LPG Cabinet Heater Safety in NZ

Cabinet heaters are a great and handy source of heat.

To enjoy your heater safely, please observe the following advice.

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Tips for Using an LPG Cabinet Heater

LPG Cabinet Heater• Get your heater and cylinder checked every year by an LPG service agent – the start of winter is the perfect time to get this done. 

• When you connect gas cylinder, the connection between the cylinder and the heater by applying soapy water – bubbles indicate a leak.  See instructions below.

• Check for obvious signs of damage to hoses and the appliance.

• Connection fittings may have small rubber O-rings – check these for damage regularly.

• Children or infirm people should always be supervised around LPG heaters.

• Keep grills and vents clear of obstructions, and free of lint and dust.

• A maximum of 20 kg of LPG can be kept indoors and no cylinder can exceed 10 kg.

• Use your nose. If you smell gas, turn off the heater and cylinder immediately, and don’t use it again until you have had it checked by an LPG service agent.

• Because they’re unflued, portable gas heaters need to be treated with special care.

• If someone in your house has asthma, avoid using an LPG heater, the flue products can be irritating.

Please see 25 LPG Gas Heater Safety Tips

How to Do the Soapy Water Test

When to Test

The gas bottle, regulator & hose assembly should be checked for leaks, using the soapy water leak test, every time you reconnect your regulator to the gas bottle.

You should also test after any long period of non-use, such as at the beginning of heating season.

No Ammonia

Your BBQ valve and fittings are made from brass. 

You must never use any soapy water solution that contains ammonia, when you do your testing.

Ammonia can cause brass to become brittle and crack.

Be aware that ammonia is found in many pre-prepared glass and surface cleaners, so make sure you read the label before use.

How to Do a Gas Leak Test

soapy water spray testPut some soapy water in a spray bottle or a dish. 

Turn on the LPG gas bottle without turning on the BBQ.  This pressurises the system. 

Next, spray the entire valve, regulator and hose assembly with the soapy water. 

Alternatively, you can apply the soapy water with a paint brush, basting brush or it can even be sponged on.

Soapy water bubblesBubbles will form if there is a gas leak and you may also smell the gas.

You need to test the entire assembly from the gas bottle valve all the way to where the gas hose attaches to the BBQ. 

When done, rinse with clean water to remove the soap solution.

Remember to always test the lot every time you re-connect your gas bottle.

If you find a leak, turn off the gas bottle immediately! 

Do not turn back on or attempt to use the heater until the problem is rectified.

Cabinet Heater Placement & Ventilation

Don’t use in a small space – remember not to use LPG cabinet heaters in a confined space like a bedroom, bathroom, cabin or caravan.

Keep your distance – keep your heater at least one metre away from anything that could catch fire and put up a safety guard if you have young children or pets, or the area has a lot of foot traffic.

Ventilate – allow fresh air to circulate through the room – by keeping a window ajar you remove carbon dioxide emissions and reduce condensation.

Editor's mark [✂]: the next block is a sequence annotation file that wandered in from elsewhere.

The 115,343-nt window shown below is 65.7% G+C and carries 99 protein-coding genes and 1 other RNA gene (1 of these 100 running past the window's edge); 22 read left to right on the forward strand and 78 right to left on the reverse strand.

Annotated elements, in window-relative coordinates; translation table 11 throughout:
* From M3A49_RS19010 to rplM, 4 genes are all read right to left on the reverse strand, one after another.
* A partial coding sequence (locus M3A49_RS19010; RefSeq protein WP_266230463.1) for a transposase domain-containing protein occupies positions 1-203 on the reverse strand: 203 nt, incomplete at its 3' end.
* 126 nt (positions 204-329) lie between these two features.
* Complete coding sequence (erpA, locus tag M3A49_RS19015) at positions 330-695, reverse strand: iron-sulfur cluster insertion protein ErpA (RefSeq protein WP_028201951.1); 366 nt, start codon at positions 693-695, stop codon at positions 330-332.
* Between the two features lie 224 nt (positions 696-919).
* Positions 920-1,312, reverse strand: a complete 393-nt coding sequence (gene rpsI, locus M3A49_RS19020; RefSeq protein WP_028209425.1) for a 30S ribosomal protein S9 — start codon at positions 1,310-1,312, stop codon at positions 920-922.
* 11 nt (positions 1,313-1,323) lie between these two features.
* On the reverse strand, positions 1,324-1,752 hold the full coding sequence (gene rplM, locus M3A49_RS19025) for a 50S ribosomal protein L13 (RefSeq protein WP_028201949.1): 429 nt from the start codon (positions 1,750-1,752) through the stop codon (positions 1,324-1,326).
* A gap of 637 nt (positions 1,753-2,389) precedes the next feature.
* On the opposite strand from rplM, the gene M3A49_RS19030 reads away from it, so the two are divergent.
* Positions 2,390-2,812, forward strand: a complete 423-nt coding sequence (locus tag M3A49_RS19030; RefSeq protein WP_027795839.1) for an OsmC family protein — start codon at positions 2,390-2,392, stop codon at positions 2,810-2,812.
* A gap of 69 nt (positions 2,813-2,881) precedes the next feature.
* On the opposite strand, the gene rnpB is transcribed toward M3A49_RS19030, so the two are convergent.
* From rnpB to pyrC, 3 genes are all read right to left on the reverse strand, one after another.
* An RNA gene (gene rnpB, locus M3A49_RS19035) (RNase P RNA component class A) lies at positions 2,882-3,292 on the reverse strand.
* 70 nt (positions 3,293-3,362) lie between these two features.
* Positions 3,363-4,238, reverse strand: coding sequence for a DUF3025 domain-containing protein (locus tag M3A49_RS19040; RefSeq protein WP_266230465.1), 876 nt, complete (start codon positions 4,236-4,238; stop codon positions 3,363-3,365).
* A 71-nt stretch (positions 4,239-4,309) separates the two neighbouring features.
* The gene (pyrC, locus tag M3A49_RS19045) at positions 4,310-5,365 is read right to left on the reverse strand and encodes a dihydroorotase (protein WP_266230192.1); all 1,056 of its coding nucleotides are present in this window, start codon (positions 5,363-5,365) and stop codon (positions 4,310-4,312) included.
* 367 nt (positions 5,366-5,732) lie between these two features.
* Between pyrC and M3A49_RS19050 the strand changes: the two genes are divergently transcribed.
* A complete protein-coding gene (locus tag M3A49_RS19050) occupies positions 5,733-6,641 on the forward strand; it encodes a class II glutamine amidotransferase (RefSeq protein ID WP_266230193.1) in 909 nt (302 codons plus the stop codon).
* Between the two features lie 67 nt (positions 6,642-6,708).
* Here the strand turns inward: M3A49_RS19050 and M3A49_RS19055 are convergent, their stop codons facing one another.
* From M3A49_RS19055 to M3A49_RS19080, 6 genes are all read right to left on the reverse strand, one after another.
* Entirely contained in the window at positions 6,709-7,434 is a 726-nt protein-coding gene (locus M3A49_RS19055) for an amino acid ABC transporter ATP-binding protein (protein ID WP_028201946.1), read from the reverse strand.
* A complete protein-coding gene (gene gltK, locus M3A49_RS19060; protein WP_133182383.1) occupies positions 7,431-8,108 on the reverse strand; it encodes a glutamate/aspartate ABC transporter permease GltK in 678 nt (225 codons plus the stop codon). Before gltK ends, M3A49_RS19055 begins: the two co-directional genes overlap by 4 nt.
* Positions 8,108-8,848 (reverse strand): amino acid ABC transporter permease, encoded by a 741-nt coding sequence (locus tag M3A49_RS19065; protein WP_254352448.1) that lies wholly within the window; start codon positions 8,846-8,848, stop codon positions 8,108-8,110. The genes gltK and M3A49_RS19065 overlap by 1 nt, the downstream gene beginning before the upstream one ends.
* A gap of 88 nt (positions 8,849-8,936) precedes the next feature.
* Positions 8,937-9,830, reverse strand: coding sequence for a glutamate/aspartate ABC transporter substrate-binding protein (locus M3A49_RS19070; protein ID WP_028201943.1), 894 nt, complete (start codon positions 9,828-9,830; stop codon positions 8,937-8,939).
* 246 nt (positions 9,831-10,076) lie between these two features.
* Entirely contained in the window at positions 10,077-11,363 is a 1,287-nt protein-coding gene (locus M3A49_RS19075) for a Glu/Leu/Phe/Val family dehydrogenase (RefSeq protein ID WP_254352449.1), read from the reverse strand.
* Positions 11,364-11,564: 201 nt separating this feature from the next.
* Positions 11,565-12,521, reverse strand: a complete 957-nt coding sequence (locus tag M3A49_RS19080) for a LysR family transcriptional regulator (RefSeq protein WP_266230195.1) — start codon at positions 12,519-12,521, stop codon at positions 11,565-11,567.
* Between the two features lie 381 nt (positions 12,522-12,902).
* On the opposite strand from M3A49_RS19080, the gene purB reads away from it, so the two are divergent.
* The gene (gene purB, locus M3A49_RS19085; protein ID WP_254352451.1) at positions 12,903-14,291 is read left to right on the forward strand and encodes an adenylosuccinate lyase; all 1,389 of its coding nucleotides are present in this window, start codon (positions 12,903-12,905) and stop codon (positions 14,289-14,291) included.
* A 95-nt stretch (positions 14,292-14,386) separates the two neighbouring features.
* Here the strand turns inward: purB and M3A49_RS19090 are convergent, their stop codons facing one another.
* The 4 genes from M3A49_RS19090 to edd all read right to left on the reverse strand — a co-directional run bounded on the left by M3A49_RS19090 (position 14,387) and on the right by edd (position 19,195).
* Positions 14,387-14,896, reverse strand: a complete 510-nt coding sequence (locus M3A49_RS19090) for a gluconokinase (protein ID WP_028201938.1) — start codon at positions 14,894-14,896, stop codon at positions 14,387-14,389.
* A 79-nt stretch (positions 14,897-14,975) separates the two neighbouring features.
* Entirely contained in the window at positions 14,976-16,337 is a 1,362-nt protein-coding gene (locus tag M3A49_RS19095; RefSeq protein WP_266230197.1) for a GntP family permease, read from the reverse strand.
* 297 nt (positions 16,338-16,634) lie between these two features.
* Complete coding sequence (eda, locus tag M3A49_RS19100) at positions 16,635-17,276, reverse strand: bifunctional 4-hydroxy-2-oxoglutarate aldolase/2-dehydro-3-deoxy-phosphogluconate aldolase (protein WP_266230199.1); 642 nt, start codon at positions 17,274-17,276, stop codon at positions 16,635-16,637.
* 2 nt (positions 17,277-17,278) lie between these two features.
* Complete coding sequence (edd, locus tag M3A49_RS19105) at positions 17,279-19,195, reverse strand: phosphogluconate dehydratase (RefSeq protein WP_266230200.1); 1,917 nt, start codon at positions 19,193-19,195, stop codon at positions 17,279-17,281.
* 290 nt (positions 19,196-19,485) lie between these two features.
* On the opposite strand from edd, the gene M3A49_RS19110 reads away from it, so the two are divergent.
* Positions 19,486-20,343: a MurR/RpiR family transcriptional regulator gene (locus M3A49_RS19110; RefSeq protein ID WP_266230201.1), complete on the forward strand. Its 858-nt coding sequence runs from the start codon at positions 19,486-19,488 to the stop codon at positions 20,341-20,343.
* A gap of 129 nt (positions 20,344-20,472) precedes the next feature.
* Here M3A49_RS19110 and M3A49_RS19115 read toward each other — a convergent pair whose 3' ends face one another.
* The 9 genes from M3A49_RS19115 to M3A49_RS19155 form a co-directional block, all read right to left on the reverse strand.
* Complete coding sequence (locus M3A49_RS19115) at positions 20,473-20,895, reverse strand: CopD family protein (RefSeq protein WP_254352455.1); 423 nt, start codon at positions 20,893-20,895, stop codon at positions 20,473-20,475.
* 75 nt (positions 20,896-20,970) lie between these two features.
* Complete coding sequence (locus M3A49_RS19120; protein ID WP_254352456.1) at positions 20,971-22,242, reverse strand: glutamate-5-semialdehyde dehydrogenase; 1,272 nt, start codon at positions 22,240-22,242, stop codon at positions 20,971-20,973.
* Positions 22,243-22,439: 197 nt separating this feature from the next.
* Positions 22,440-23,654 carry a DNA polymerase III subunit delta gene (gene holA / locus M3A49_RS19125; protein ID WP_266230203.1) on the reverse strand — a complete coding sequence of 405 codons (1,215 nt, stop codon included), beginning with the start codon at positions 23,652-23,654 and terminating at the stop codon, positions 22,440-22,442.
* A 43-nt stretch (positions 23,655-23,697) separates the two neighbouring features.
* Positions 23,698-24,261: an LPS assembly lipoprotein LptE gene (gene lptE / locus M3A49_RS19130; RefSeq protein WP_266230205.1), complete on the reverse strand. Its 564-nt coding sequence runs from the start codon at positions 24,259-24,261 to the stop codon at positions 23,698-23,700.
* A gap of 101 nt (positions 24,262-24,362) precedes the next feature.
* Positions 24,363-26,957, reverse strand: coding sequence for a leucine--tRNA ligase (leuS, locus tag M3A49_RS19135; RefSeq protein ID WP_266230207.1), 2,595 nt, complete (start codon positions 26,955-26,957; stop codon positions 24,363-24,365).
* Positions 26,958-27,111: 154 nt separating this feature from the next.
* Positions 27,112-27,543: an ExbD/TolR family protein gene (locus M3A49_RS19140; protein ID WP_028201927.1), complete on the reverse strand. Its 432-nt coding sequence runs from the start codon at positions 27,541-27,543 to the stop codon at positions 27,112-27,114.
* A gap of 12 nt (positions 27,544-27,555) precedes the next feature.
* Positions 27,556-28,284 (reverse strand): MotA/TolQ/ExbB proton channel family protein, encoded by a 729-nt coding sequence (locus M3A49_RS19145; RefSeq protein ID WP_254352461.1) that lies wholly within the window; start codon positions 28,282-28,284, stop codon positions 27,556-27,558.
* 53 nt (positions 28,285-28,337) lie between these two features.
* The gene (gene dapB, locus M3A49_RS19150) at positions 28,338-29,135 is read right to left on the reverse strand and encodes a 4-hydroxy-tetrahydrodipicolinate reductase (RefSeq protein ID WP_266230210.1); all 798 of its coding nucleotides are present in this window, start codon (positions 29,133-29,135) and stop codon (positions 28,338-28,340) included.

If You Smell Gas

smelling gasIf you smell gas indoors, get out of the house immediately.

If you can smell gas this means there is a gas leak which can cause a fire or explosion.

Once in a safe spot – call your gas supplier or a gasfitter.

Don’t turn any electrical appliances or switches on or off – a flick on or off could cause a spark and ignite the gas. This includes your phone or other mobile device.

Keep flames and cigarettes out of the room and away from the area.

Only if it’s safe to do so, also:

• Turn off all gas appliances.

• Turn off the gas supply at the meter or LPG cylinder.

• Open doors and windows.

Maintain Your Heater

Gas heaters are great for keeping warm but they can be deadly if not maintained properly.

If gas heaters are faulty or poorly maintained, or don’t get enough air to operate, they won’t burn the gas properly.

In extreme cases that means they will emit toxic carbon monoxide and other unpleasant gases.

Carbon monoxide can be lethal as it can’t be seen and has no smell. It can cause death or chronic illness.

Carbon monoxide poisoning can happen in any home or building that uses gas heating, including newer ones.

Carbon Monoxide

Carbon monoxide poisoning

Properly functioning gas appliances are quite safe when used as intended. 

As discussed, outdoor units may generate carbon monoxide, typically due to incomplete combustion. 

This is why they require unrestricted ventilation.

Symptoms of carbon monoxide poisoning include persistent tiredness, shortness of breath, headaches, nausea, vomiting and loss of consciousness. 

If you experience any signs of carbon monoxide poisoning while operating any gas appliance, you should stop using it immediately, move to an area where you can breathe fresh air and seek medical attention.

 

 

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The information in this article is derived from various sources and is believed to be correct at the time of publication. However, the information may not be error free & may not be applicable in all circumstances.

Partial Source & Copyright: WorkSafe NZ

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